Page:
Tuesday, January 31, 2012

Comment on Caltrain fare changes...

An anonymous commenter writes...
Now the new fees have me pissed. My old dual 8-ride system is going away so I'll have to purchase a 4-zone monthly. This ups the monthly payment by $20 and yearly up significantly since there are 2 or more months when I travel much less than the value of a monthly - so I have to go back to managing the account which is a pain in the ass. Also pisses me off that Lawrence is costing me ~$50 a month to cross that zone boundary. Makes me almost want to say fuck them and only do a 3-zone. I don't think I've ever been checked between Lawrence and Sunnyvale.
And Caltrain thinks this fare increase will work out OK.

A few things to note.

While Caltrain has noted that 6% or so of their passengers use 8 rides (down from 16% before Clipper), they don't give any real clue as to the nuances of this number. A larger percentage of riders switch to 8 rides a couple of months per year, most notably December where many riders take a week or more off from work. So the total population impacted is much higher than 6% (plus the 10% that were already impacted). And as you can see, this population is not happy.

It also underscores the level of math that riders do regarding the amount of money they spend on Caltrain. The accounting can go down to the nickel. On the other hand, it's a very rare bird that understands "If I drive at 8 AM, I burn an extra half gallon of gas on 101 than if I drive at 11 AM, because of time I spend idling in traffic". The cost of driving is very abstract. We know quite clearly that very few amortize the life of their transmission when calculating the cost to drive 40 miles to Mountain View.

It's less clear, but I theorize it is absolutely true that drivers also have a pretty static view of how much it costs them in gasoline, the one marginal cost they actually consider when comparing driving to public transit. They think "I get X miles per gallon" and "pay Y dollars per gallon". Time spend idling in traffic is neglected, and the price of gas is frozen at an optimistic level. They decide "It costs me $7 roundtrip to drive" and that number rarely changes because they aren't getting feedback from the car that "because you missed the exit and had to circle an extra 5 miles, you burned an extra dollar in gas". But they sure as hell remember every time they forget to tag off Clipper!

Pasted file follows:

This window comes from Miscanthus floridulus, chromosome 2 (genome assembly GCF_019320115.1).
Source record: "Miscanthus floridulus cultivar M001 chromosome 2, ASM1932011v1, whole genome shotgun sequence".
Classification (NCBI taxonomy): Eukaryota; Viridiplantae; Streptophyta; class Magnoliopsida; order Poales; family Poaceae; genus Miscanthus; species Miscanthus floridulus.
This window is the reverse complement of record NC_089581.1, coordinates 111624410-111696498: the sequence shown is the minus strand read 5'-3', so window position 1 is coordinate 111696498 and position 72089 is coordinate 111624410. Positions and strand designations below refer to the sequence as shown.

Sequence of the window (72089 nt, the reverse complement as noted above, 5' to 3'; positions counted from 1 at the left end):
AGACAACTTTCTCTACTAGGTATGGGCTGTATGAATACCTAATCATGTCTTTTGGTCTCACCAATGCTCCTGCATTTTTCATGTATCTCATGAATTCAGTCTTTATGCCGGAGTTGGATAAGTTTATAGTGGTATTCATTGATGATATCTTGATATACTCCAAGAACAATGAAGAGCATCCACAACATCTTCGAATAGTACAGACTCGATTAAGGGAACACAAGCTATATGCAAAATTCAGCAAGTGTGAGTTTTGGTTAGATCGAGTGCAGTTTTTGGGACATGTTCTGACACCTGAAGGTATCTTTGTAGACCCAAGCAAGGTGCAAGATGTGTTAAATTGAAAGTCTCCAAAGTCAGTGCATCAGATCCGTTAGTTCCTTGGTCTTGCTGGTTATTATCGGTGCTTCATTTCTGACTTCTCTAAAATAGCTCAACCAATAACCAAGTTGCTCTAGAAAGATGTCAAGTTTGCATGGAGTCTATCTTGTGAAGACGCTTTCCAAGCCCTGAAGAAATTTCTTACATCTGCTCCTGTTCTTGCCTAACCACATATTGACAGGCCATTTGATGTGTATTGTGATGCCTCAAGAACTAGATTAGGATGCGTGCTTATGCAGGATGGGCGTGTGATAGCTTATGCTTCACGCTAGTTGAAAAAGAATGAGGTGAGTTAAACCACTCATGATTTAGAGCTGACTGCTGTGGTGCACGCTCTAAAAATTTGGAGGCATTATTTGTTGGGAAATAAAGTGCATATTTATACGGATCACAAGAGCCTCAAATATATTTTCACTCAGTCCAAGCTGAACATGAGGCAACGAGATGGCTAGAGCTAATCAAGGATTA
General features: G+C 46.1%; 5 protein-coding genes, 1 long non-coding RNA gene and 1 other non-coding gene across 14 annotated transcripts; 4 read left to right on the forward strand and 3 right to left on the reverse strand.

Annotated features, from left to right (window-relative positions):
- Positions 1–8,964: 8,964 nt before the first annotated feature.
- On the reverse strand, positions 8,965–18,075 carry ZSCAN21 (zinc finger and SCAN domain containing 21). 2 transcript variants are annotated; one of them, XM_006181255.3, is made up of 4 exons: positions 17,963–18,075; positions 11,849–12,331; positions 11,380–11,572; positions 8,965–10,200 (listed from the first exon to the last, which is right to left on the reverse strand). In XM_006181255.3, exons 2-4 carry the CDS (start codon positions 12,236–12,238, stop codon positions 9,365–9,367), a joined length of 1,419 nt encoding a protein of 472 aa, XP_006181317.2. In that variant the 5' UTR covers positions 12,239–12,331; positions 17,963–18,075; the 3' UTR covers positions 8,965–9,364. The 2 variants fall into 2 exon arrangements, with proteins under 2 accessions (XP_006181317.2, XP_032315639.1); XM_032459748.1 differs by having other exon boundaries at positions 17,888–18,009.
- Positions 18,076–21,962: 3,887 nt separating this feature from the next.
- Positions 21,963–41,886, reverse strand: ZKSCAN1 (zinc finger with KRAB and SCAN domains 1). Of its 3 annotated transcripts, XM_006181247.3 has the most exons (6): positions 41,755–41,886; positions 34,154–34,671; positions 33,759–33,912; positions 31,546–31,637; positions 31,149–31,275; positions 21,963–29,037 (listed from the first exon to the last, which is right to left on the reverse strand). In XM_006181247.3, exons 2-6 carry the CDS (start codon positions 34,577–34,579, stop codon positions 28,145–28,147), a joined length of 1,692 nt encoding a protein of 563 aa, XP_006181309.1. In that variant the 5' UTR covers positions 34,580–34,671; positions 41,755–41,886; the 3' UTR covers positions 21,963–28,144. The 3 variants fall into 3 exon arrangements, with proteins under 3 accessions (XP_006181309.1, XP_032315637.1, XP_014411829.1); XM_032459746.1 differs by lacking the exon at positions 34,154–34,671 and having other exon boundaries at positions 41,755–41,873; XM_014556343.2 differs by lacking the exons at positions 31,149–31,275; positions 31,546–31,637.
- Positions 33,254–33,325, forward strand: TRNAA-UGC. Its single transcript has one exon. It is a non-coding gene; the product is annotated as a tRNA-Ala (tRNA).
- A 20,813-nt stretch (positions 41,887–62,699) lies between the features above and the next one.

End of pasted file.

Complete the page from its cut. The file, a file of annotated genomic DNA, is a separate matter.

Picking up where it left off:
With the internal biases in calculation stacked against the use of transit, fare increases like this can be deadly to ridership levels.

Saturday, January 28, 2012

Caltrain Fare Increase Hearing, Feb 2, 10 AM, San Carlos HQ

Here is the agenda item for the Caltrain Fare Increase (also known as "Change to the Codified Tariff").

Summary - no 8 ride tickets, 8 ride ticket users use their Clipper card to buy one way tickets and get a resulting 15% fare increase.

Paper tickets increase by 25 cents per zone, which is a 12.5% increase.

Send comments to to provide feedback.

FEBRUARY 2, 2012
TO: Joint Powers Board
THROUGH: Michael J. Scanlon
Executive Director
FROM: Rita P. Haskin
Executive Officer, Customer Service and Marketing
On December 1, 2011 the Board approved a public hearing to be held February 2, 2012 for the
consideration of changes to the Codified Tariff.
Holding the public hearing will allow Caltrain to receive input on proposed Codified Tariff
changes that may impact customers.
Changes under consideration are:
A. Additional Regional Clipper® Implementation Measures
- Increasing the cost of paper One-way and Zone Upgrade tickets by up to 25 cents per
zone and Day passes by up to 50 cents per zone. Note: The cost of a One-way ride will
remain the same for those using a Clipper card. Day passes are not available on
Clipper. Monthly Pass prices will remain the same. See Attachment A for proposed
fare chart.
- Elimination of the 8-ride Ticket.
B. Go Pass
- Increasing the cost of the Go Pass by $10 to $165, and setting the minimum level for
employer participation at $13,750 per calendar year.
C. Sales Period
- Lengthening the sales period for monthly transportation passes and parking permits
from the 9th of the month to the 15th of the month.
There is no impact to the budget for holding the public hearing.
Page 2 of 2
Staff developed the proposed changes to meet the responsibilities placed on Caltrain by
Metropolitan Transportation Commission Resolution 3866 and upon analysis of customers' fare
media usage, especially in light of Caltrain's transition to Clipper. The proposed changes to paper